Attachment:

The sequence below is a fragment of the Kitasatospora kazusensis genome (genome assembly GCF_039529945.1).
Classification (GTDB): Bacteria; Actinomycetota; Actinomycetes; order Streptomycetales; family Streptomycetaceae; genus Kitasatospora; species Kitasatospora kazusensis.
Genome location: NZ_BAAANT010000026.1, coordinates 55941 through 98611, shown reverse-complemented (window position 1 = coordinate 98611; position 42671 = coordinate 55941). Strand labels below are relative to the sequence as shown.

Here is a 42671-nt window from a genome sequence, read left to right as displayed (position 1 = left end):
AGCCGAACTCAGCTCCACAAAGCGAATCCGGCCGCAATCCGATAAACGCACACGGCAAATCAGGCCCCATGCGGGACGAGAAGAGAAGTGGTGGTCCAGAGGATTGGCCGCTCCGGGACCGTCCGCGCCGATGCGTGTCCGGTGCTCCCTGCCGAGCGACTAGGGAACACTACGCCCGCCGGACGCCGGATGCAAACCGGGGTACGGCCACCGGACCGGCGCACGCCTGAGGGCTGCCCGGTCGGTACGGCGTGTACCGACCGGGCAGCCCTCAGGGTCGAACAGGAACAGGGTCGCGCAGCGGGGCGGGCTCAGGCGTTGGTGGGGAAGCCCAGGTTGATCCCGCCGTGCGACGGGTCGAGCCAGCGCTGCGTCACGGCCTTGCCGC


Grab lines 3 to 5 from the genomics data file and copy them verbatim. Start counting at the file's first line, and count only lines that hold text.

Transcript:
Genome location: NZ_BAAANT010000026.1, coordinates 55941 through 98611, shown reverse-complemented (window position 1 = coordinate 98611; position 42671 = coordinate 55941). Strand labels below are relative to the sequence as shown.

Here is a 42671-nt window from a genome sequence, read left to right as displayed (position 1 = left end):
AGCCGAACTCAGCTCCACAAAGCGAATCCGGCCGCAATCCGATAAACGCACACGGCAAATCAGGCCCCATGCGGGACGAGAAGAGAAGTGGTGGTCCAGAGGATTGGCCGCTCCGGGACCGTCCGCGCCGATGCGTGTCCGGTGCTCCCTGCCGAGCGACTAGGGAACACTACGCCCGCCGGACGCCGGATGCAAACCGGGGTACGGCCACCGGACCGGCGCACGCCTGAGGGCTGCCCGGTCGGTACGGCGTGTACCGACCGGGCAGCCCTCAGGGTCGAACAGGAACAGGGTCGCGCAGCGGGGCGGGCTCAGGCGTTGGTGGGGAAGCCCAGGTTGATCCCGCCGTGCGACGGGTCGAGCCAGCGCTGCGTCACGGCCTTGCCGC